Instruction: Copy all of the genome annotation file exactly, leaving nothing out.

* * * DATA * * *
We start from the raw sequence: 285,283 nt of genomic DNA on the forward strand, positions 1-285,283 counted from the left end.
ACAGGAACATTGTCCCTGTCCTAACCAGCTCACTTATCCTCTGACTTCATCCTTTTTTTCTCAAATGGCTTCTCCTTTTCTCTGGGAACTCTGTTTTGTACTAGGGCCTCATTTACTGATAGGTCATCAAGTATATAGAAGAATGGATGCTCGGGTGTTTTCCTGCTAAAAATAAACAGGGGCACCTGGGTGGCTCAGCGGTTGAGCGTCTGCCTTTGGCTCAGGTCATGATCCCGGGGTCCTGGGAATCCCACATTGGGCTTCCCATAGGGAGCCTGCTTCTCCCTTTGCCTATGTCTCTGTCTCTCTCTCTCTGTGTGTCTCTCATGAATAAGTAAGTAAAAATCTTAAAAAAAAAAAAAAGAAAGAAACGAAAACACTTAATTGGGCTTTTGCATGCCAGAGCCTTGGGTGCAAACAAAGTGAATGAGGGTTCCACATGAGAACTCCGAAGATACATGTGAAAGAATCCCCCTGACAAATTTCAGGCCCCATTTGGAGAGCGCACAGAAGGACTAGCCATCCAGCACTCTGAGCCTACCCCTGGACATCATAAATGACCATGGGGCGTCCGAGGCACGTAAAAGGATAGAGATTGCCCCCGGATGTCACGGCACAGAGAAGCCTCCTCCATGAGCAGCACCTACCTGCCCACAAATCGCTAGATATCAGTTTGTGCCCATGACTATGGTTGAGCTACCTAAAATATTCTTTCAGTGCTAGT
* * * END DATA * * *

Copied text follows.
We start from the raw sequence: 285,283 nt of genomic DNA on the forward strand, positions 1-285,283 counted from the left end.
ACAGGAACATTGTCCCTGTCCTAACCAGCTCACTTATCCTCTGACTTCATCCTTTTTTTCTCAAATGGCTTCTCCTTTTCTCTGGGAACTCTGTTTTGTACTAGGGCCTCATTTACTGATAGGTCATCAAGTATATAGAAGAATGGATGCTCGGGTGTTTTCCTGCTAAAAATAAACAGGGGCACCTGGGTGGCTCAGCGGTTGAGCGTCTGCCTTTGGCTCAGGTCATGATCCCGGGGTCCTGGGAATCCCACATTGGGCTTCCCATAGGGAGCCTGCTTCTCCCTTTGCCTATGTCTCTGTCTCTCTCTCTCTGTGTGTCTCTCATGAATAAGTAAGTAAAAATCTTAAAAAAAAAAAAAAGAAAGAAACGAAAACACTTAATTGGGCTTTTGCATGCCAGAGCCTTGGGTGCAAACAAAGTGAATGAGGGTTCCACATGAGAACTCCGAAGATACATGTGAAAGAATCCCCCTGACAAATTTCAGGCCCCATTTGGAGAGCGCACAGAAGGACTAGCCATCCAGCACTCTGAGCCTACCCCTGGACATCATAAATGACCATGGGGCGTCCGAGGCACGTAAAAGGATAGAGATTGCCCCCGGATGTCACGGCACAGAGAAGCCTCCTCCATGAGCAGCACCTACCTGCCCACAAATCGCTAGATATCAGTTTGTGCCCATGACTATGGTTGAGCTACCTAAAATATTCTTTCAGTGCTAGT